Rhode Island Legalises Sports Betting, First Bets in October

Following the US Supreme Court’s overturn of PASPA, sports betting has become the number one topic in the United States in the last month and a half.

The repeal of the federal ban imposed back in 1992 finally allowed the states to decide themselves whether to offer sports betting within their borders or not.

New Jersey and Delaware have already legalised sports betting, with Rhode Island following in their footsteps.

High Fees Could Be a Problem

Rhode Island Governor Gina Raimondo gave the green light for the state’s budget on June 22, effectively paving the way for sports betting to be made legal in the Ocean State.

According to the first estimates, the state coffers will certainly benefit from such a move, with millions of dollars in additional revenue, while interesting sides could be discouraged by high fees. Namely, the state has imposed a 51% tax on all winnings, which is the highest rate in the entire United States.

And while New Jersey and Delaware introduced a tax of around 10%, Rhode Island will take more than half of the overall net revenue in fees. Commenting on the decision to implement such high fees, the Rhode Island Senate President Dominic Ruggerio said the high fees – pushed for by himself and Lawmakers – would assist in funding schools and roads, without the need to increase taxes.

Pennsylvania Made the Same Mistakes

On the other hand, Pennsylvania is still struggling with its high fees. The Keystone State was among the first to seriously consider making sports betting legal, approving a bill late last year, long before the ruling of the Supreme Court. Thanks to this move, Pennsylvania had no legal obstacles to start accepting the wagers once the federal ban was lifted.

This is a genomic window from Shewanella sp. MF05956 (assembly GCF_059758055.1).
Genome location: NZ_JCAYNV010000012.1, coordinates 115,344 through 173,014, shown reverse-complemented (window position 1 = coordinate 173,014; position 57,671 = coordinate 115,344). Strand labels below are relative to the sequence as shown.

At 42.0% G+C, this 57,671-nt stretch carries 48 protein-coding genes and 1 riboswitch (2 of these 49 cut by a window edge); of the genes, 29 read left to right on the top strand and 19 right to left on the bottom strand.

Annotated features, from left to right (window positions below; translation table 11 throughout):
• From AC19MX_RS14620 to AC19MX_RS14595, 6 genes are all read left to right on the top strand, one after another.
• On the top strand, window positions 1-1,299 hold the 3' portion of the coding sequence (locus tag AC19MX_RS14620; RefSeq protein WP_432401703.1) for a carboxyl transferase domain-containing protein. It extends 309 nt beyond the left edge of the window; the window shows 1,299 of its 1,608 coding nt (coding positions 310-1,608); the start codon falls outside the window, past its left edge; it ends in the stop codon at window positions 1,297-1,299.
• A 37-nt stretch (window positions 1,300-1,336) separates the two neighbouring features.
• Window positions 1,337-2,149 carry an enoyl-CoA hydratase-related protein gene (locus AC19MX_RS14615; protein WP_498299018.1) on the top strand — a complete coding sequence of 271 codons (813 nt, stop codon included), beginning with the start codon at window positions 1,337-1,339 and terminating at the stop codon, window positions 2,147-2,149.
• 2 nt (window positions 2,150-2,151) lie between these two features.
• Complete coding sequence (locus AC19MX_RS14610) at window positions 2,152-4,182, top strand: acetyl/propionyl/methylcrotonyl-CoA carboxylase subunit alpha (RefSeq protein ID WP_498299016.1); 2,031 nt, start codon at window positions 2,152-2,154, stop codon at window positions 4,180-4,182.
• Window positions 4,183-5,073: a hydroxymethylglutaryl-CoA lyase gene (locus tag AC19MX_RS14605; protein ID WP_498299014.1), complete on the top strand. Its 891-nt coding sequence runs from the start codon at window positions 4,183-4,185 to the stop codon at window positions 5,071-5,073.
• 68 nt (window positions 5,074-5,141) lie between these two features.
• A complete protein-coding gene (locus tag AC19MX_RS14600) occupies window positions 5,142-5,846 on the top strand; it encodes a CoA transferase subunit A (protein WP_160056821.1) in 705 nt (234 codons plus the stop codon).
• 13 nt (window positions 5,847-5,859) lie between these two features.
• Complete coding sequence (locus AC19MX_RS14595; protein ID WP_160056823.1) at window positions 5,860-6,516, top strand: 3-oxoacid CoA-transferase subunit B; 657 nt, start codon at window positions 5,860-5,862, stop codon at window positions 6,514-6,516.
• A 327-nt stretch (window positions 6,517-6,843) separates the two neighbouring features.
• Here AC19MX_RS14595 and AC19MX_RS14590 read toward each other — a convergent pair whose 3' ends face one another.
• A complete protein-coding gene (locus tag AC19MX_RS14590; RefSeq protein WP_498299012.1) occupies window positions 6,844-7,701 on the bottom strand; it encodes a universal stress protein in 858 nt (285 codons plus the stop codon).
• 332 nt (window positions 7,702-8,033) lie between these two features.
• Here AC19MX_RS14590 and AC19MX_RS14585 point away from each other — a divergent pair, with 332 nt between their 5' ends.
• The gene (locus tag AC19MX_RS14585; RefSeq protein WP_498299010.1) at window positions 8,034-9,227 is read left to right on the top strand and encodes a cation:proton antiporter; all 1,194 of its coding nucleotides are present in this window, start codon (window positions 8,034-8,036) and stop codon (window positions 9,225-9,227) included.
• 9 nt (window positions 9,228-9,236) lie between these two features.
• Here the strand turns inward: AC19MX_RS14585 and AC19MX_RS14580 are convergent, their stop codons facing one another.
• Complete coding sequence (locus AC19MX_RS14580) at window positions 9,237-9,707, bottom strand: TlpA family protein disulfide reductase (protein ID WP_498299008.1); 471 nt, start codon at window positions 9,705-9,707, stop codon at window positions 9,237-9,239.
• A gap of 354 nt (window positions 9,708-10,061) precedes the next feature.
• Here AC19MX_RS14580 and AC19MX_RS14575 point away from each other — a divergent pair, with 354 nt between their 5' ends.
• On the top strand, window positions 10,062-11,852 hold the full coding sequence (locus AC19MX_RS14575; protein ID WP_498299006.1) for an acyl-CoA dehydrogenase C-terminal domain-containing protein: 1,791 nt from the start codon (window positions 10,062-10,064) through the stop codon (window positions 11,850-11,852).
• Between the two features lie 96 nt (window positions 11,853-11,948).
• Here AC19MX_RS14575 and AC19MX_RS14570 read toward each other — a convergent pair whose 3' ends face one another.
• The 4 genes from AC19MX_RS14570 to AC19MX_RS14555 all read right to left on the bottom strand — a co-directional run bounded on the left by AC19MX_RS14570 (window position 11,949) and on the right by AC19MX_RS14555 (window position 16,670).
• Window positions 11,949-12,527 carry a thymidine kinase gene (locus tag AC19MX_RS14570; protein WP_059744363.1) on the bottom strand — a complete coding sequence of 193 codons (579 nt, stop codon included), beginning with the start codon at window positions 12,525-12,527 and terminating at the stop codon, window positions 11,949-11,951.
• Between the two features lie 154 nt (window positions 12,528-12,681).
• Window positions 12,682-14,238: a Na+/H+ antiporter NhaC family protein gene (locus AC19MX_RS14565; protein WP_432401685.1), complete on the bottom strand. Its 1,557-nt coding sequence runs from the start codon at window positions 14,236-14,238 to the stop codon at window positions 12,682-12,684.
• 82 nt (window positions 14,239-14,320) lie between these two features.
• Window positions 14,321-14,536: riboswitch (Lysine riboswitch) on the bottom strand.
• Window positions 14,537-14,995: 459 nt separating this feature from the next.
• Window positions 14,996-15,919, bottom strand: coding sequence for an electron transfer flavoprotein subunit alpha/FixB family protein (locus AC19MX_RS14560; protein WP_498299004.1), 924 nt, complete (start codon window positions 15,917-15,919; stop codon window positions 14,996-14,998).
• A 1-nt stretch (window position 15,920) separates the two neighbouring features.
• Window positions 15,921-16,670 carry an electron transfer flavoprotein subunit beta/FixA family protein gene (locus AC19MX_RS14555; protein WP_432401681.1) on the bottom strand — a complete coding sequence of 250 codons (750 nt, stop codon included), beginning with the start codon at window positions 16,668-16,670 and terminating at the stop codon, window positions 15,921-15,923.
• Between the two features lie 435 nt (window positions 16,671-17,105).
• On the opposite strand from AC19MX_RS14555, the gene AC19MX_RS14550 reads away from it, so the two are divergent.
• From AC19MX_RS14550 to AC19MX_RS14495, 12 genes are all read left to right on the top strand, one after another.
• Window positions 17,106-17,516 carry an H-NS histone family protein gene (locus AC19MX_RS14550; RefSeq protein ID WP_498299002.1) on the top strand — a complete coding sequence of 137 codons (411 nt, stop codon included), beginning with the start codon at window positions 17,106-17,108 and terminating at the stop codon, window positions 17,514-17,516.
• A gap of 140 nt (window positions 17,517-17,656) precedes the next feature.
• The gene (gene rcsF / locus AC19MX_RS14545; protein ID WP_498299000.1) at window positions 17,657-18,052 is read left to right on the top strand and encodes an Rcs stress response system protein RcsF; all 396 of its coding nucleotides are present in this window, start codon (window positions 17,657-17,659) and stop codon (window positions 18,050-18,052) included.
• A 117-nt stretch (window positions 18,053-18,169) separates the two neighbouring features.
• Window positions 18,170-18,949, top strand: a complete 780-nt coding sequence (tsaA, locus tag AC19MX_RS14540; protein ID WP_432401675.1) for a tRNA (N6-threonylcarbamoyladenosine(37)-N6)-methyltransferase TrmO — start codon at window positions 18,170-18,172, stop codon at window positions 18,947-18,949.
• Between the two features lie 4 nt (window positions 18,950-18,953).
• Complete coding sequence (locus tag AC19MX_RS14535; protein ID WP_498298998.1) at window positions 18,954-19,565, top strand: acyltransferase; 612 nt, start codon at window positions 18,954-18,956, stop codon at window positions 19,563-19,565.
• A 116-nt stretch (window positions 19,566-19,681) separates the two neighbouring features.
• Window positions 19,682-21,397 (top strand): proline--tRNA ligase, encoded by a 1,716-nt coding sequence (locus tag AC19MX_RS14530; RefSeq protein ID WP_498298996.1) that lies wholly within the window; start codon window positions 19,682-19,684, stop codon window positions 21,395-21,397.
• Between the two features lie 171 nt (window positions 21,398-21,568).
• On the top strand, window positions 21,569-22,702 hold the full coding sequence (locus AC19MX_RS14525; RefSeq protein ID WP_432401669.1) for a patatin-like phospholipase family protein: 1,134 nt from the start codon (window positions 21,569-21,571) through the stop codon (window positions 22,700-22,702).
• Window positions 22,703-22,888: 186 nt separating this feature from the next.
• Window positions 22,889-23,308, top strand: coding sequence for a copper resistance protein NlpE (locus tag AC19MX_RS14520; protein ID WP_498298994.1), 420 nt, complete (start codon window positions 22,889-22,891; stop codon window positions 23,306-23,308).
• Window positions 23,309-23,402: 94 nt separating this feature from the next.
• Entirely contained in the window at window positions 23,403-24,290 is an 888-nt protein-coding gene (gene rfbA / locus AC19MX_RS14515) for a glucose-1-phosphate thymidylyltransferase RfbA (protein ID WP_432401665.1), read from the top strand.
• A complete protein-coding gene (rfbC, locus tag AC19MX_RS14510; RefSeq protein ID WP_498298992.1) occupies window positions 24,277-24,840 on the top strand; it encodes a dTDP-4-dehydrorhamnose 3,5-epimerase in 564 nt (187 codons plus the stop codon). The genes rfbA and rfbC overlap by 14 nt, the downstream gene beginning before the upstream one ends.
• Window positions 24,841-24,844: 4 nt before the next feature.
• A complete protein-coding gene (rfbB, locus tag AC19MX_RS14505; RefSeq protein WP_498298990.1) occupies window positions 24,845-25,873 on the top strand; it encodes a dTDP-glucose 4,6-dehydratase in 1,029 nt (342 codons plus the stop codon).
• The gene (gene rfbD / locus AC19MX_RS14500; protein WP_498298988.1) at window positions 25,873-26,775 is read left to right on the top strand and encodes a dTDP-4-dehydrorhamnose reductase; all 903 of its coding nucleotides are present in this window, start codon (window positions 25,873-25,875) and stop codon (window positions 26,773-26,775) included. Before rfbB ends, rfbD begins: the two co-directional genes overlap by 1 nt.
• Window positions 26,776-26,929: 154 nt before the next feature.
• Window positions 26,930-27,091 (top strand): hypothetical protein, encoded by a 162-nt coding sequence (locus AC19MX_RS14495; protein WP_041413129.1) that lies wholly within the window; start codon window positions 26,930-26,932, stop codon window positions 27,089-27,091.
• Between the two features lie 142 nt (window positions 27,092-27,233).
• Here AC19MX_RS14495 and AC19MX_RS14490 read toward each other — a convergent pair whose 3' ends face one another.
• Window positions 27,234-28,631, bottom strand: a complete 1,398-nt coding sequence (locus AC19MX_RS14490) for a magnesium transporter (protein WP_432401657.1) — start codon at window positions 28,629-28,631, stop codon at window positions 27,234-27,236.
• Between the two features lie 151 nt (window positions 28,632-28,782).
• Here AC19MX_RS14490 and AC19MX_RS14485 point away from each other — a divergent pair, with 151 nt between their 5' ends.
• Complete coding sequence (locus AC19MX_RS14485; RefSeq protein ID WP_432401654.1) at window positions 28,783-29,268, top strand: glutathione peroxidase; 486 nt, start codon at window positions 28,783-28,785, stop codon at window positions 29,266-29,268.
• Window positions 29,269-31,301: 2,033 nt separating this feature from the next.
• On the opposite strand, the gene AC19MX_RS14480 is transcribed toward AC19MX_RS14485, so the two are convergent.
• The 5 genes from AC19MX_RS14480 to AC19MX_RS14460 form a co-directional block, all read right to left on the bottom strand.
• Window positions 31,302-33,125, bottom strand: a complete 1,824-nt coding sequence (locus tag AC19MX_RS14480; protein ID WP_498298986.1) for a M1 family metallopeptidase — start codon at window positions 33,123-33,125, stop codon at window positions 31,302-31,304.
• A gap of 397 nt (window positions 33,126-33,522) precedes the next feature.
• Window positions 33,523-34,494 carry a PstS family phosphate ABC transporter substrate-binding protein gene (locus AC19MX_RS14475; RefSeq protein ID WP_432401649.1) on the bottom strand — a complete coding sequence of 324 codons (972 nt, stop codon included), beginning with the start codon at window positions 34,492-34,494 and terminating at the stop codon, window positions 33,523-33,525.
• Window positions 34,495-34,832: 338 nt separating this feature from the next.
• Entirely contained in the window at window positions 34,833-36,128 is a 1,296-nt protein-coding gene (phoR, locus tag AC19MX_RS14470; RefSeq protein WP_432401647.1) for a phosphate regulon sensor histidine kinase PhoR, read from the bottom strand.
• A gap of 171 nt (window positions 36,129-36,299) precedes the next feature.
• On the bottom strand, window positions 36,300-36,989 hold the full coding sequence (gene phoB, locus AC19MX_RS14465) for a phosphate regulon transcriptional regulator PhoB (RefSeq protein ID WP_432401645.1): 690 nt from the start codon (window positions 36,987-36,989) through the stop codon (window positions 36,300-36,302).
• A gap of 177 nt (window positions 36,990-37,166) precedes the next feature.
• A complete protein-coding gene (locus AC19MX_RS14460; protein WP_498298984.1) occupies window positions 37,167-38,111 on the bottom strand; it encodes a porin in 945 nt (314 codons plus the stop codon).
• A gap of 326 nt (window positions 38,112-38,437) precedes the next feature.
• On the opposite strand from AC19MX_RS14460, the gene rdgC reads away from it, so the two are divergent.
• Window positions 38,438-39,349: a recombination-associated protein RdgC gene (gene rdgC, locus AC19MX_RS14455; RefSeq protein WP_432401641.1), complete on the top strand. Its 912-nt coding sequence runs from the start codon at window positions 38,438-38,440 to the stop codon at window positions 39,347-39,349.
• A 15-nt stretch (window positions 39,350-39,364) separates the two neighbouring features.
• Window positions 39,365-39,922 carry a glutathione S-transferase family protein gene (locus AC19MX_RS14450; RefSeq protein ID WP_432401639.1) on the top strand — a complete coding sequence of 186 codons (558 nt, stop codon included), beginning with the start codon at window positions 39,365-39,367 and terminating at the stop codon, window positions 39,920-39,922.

However, unlike Delaware, New Jersey or even Nevada, lawmakers in Harrisburg decided to impose a 36% fee on all winnings. This, and a $10 million sports betting license fee has discouraged a lot of operators from entering the state’s market.

The head start they had, didn’t help them, and in the meantime the neighbouring New Jersey opened its market, attracting a lot of potential customers.

And while the state’s legal framework has been deeded perfectly structured, the high fees continue to pose a serious threat to any further market expansion. There are those suggesting Pennsylvania needs to lower its fees, but little has been done to actually do something like that.

The Time Will Tell

This could easily be the scenario waiting for Rhode Island since the proposed fees will chase away operators from promoting and marketing sports betting.

IGT was the only one to accept a bid to facilitate sports betting within the state borders. The gaming company has been present in Rhode Island for some time now, running the lottery.

No other competing bids mean Rhode Island is already at a competitive disadvantage, not to mention the fact that wagering can only take place at two casinos – in Lincoln and Tiverton, both owned by Twin Rivers.

One thing is certain, though: Rhode Island will start accepting sports bets on October 1, 2018.